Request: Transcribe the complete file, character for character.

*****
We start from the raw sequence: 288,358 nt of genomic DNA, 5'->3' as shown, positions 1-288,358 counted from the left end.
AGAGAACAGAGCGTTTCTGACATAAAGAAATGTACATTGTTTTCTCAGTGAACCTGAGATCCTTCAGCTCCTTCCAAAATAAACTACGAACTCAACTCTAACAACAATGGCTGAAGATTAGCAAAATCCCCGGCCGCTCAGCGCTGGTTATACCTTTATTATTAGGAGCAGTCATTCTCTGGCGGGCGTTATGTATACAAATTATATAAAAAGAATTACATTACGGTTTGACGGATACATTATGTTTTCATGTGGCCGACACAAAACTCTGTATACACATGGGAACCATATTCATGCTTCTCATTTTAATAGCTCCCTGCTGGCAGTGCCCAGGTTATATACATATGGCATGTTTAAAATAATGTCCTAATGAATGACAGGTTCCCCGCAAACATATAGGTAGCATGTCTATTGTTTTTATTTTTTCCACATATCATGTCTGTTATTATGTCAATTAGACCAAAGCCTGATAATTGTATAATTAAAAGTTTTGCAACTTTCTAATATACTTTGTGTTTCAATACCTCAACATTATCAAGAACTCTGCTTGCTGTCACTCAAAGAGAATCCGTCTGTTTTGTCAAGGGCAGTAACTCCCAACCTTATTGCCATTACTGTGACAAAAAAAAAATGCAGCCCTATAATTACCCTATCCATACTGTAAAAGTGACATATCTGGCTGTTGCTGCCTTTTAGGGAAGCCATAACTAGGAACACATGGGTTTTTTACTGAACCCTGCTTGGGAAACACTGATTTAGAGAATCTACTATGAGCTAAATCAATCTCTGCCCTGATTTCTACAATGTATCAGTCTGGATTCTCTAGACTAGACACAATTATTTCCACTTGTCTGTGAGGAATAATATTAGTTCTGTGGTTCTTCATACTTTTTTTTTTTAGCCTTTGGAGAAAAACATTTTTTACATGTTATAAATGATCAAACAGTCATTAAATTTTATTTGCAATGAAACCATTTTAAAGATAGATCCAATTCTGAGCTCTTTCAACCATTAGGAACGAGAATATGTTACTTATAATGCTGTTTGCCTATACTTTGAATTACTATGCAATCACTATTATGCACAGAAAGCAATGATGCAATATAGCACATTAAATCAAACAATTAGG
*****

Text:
We start from the raw sequence: 288,358 nt of genomic DNA, 5'->3' as shown, positions 1-288,358 counted from the left end.
AGAGAACAGAGCGTTTCTGACATAAAGAAATGTACATTGTTTTCTCAGTGAACCTGAGATCCTTCAGCTCCTTCCAAAATAAACTACGAACTCAACTCTAACAACAATGGCTGAAGATTAGCAAAATCCCCGGCCGCTCAGCGCTGGTTATACCTTTATTATTAGGAGCAGTCATTCTCTGGCGGGCGTTATGTATACAAATTATATAAAAAGAATTACATTACGGTTTGACGGATACATTATGTTTTCATGTGGCCGACACAAAACTCTGTATACACATGGGAACCATATTCATGCTTCTCATTTTAATAGCTCCCTGCTGGCAGTGCCCAGGTTATATACATATGGCATGTTTAAAATAATGTCCTAATGAATGACAGGTTCCCCGCAAACATATAGGTAGCATGTCTATTGTTTTTATTTTTTCCACATATCATGTCTGTTATTATGTCAATTAGACCAAAGCCTGATAATTGTATAATTAAAAGTTTTGCAACTTTCTAATATACTTTGTGTTTCAATACCTCAACATTATCAAGAACTCTGCTTGCTGTCACTCAAAGAGAATCCGTCTGTTTTGTCAAGGGCAGTAACTCCCAACCTTATTGCCATTACTGTGACAAAAAAAAAATGCAGCCCTATAATTACCCTATCCATACTGTAAAAGTGACATATCTGGCTGTTGCTGCCTTTTAGGGAAGCCATAACTAGGAACACATGGGTTTTTTACTGAACCCTGCTTGGGAAACACTGATTTAGAGAATCTACTATGAGCTAAATCAATCTCTGCCCTGATTTCTACAATGTATCAGTCTGGATTCTCTAGACTAGACACAATTATTTCCACTTGTCTGTGAGGAATAATATTAGTTCTGTGGTTCTTCATACTTTTTTTTTTTAGCCTTTGGAGAAAAACATTTTTTACATGTTATAAATGATCAAACAGTCATTAAATTTTATTTGCAATGAAACCATTTTAAAGATAGATCCAATTCTGAGCTCTTTCAACCATTAGGAACGAGAATATGTTACTTATAATGCTGTTTGCCTATACTTTGAATTACTATGCAATCACTATTATGCACAGAAAGCAATGATGCAATATAGCACATTAAATCAAACAATTAGG